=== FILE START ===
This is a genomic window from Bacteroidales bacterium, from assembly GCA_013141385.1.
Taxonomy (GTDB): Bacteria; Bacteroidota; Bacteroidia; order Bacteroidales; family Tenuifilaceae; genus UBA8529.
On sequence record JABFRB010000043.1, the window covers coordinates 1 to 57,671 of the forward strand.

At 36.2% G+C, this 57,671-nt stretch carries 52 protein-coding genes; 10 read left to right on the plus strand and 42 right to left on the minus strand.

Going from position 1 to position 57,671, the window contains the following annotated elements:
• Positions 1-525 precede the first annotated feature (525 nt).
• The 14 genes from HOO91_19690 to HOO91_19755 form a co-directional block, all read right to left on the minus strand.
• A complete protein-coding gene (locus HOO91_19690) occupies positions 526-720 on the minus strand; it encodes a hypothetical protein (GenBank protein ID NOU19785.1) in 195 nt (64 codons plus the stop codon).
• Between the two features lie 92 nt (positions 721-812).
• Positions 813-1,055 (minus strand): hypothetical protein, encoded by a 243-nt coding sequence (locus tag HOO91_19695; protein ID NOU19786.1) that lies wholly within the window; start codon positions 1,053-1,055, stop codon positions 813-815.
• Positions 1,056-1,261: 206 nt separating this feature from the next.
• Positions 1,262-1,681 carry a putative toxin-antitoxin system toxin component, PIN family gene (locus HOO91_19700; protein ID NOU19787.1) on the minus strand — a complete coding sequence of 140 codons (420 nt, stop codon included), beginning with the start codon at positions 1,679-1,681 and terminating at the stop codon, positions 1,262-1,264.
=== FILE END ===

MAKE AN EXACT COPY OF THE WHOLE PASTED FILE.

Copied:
This is a genomic window from Bacteroidales bacterium, from assembly GCA_013141385.1.
Taxonomy (GTDB): Bacteria; Bacteroidota; Bacteroidia; order Bacteroidales; family Tenuifilaceae; genus UBA8529.
On sequence record JABFRB010000043.1, the window covers coordinates 1 to 57,671 of the forward strand.

At 36.2% G+C, this 57,671-nt stretch carries 52 protein-coding genes; 10 read left to right on the plus strand and 42 right to left on the minus strand.

Going from position 1 to position 57,671, the window contains the following annotated elements:
• Positions 1-525 precede the first annotated feature (525 nt).
• The 14 genes from HOO91_19690 to HOO91_19755 form a co-directional block, all read right to left on the minus strand.
• A complete protein-coding gene (locus HOO91_19690) occupies positions 526-720 on the minus strand; it encodes a hypothetical protein (GenBank protein ID NOU19785.1) in 195 nt (64 codons plus the stop codon).
• Between the two features lie 92 nt (positions 721-812).
• Positions 813-1,055 (minus strand): hypothetical protein, encoded by a 243-nt coding sequence (locus tag HOO91_19695; protein ID NOU19786.1) that lies wholly within the window; start codon positions 1,053-1,055, stop codon positions 813-815.
• Positions 1,056-1,261: 206 nt separating this feature from the next.
• Positions 1,262-1,681 carry a putative toxin-antitoxin system toxin component, PIN family gene (locus HOO91_19700; protein ID NOU19787.1) on the minus strand — a complete coding sequence of 140 codons (420 nt, stop codon included), beginning with the start codon at positions 1,679-1,681 and terminating at the stop codon, positions 1,262-1,264.